By saying ` With students feeling increased pressure to succeed and little obligation to turn in their peers, honor codes have fallen out of step with values of the modern college student. Today, earning an “A” is a greater motivator than being deemed “honorable.” the author is generalizing students with not clear datas, most of her arguments about students and honor codes nowadays are based upon her opinions and not based on a clear datas Morton starts her speech by welcoming the new students. She also tells them about how passionate she is about her job, and how she prepared herself to talk about honor codes. The author tell her audience that she has a college student.
Are Trigger Warnings Doing More Harm Than Good? The biggest question that we see spreading across a number of universities today is whether or not we should require trigger warnings in the college classroom. Within universities and colleges, trigger warnings are the idea that professors should caution their students about any potentially upsetting material that they are about to be exposed to. Developing into a movement lead mostly by students; college campuses are now being demanded to “be scrubbed clean of words, ideas, and subjects that might cause discomfort or give offense (Lukianoff,1).”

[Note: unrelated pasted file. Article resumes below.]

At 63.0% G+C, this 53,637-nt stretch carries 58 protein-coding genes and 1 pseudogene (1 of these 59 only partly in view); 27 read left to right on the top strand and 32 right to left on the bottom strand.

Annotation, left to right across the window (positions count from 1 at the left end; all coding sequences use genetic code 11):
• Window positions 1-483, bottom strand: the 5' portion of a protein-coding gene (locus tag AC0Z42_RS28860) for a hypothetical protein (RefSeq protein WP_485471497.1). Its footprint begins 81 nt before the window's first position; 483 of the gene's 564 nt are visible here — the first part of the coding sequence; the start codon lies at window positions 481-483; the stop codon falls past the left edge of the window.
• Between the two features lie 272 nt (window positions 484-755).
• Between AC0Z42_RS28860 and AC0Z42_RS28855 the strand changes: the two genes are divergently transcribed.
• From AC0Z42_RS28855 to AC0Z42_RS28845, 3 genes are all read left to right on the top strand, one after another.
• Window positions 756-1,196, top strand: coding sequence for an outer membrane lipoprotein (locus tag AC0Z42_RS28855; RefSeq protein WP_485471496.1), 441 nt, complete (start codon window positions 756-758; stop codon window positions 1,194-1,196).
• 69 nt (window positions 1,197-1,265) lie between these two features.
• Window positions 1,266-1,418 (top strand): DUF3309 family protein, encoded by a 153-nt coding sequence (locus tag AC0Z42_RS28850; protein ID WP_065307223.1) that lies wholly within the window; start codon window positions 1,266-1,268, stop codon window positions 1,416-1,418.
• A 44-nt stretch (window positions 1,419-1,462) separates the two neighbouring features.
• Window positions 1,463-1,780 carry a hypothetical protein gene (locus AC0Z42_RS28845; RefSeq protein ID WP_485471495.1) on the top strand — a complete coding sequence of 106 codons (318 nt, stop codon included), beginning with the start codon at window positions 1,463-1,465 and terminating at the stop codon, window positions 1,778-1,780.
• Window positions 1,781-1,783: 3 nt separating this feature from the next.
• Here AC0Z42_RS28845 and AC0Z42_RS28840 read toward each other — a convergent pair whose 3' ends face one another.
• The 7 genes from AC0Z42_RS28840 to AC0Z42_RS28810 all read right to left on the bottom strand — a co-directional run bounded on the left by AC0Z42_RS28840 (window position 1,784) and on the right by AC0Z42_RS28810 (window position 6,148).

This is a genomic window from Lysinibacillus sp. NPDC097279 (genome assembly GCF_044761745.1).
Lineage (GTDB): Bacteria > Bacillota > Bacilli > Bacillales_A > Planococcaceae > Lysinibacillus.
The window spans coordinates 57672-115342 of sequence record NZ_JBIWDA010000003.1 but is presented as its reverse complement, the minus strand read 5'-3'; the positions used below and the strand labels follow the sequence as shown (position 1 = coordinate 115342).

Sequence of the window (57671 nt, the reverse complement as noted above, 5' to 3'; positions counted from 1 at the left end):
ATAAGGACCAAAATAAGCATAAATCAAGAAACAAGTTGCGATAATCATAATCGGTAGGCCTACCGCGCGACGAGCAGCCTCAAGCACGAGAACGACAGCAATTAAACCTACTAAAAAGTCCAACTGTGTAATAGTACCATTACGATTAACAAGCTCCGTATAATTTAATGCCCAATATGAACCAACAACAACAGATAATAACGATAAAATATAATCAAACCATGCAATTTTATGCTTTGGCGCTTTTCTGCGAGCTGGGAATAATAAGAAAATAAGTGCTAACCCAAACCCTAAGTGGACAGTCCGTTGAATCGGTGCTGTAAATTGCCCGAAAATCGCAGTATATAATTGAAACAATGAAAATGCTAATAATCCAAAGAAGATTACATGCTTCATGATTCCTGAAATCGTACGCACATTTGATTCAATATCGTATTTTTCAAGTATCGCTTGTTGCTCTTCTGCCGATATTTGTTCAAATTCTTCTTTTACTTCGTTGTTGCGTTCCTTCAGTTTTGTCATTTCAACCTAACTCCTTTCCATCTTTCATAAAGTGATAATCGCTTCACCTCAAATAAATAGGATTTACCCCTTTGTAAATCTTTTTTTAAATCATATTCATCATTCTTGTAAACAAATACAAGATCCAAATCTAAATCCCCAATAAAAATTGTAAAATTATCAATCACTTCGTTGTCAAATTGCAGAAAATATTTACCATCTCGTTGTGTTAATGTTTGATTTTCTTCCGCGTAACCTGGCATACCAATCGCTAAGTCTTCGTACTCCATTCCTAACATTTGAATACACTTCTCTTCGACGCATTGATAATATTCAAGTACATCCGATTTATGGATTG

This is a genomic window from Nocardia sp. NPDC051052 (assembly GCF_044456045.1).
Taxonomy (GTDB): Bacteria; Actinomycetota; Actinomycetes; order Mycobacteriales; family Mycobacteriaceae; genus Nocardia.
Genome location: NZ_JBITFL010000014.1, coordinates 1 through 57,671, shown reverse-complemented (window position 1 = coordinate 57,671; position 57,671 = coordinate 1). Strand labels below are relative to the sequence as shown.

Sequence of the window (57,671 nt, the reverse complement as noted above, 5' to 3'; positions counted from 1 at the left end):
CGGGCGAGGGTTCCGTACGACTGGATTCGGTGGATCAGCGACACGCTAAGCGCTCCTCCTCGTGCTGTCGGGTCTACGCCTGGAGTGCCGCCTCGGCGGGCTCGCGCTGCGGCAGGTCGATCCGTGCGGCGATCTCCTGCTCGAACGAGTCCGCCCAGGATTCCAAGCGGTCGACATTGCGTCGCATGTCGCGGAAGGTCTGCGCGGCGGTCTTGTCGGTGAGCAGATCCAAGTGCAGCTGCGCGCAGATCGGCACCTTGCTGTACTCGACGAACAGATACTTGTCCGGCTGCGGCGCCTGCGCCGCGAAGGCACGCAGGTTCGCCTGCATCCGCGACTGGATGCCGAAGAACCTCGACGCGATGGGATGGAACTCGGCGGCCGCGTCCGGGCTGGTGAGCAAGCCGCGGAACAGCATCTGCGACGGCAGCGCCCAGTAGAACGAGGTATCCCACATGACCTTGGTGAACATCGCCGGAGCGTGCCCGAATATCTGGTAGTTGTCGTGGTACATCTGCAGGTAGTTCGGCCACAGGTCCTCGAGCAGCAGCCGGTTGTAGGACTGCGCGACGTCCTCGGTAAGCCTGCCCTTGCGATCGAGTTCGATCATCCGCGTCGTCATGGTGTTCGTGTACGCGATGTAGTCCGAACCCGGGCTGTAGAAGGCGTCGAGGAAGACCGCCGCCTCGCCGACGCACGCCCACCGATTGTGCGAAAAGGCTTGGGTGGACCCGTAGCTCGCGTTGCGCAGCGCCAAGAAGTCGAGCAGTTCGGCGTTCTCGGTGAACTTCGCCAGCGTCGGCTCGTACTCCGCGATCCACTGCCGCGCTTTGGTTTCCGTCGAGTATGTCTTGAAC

The sixth amendment essentially states that the accused enjoys the right to a speedy and public committee as well as formal informant of the crime committed (class notes). In order for the school to follow the constitution, they needed to inform the suspended student prior to the suspension and state the grounds of the suspension. However, the public school officials making this an unjust suspension did not provide that right.
For instance, David Horowitz proposed the Academic Bill of Rights which is called to “restore academic values” by “removing partisan politics from the classroom.” ( Source D). In fact, when teacher express their political views, and opinions in the classroom it creates educational biases in the classroom and therefore reduces the learning. The main purpose of professors no matter their political views is to teach students how to think, and not what to think by providing them with different viewpoints on a controversial matter. In addition, Source F emphasizes that “professors have a duty to inject some degree of controversy into the classroom” to “stimulate a healthy intellectual debate” (Source F).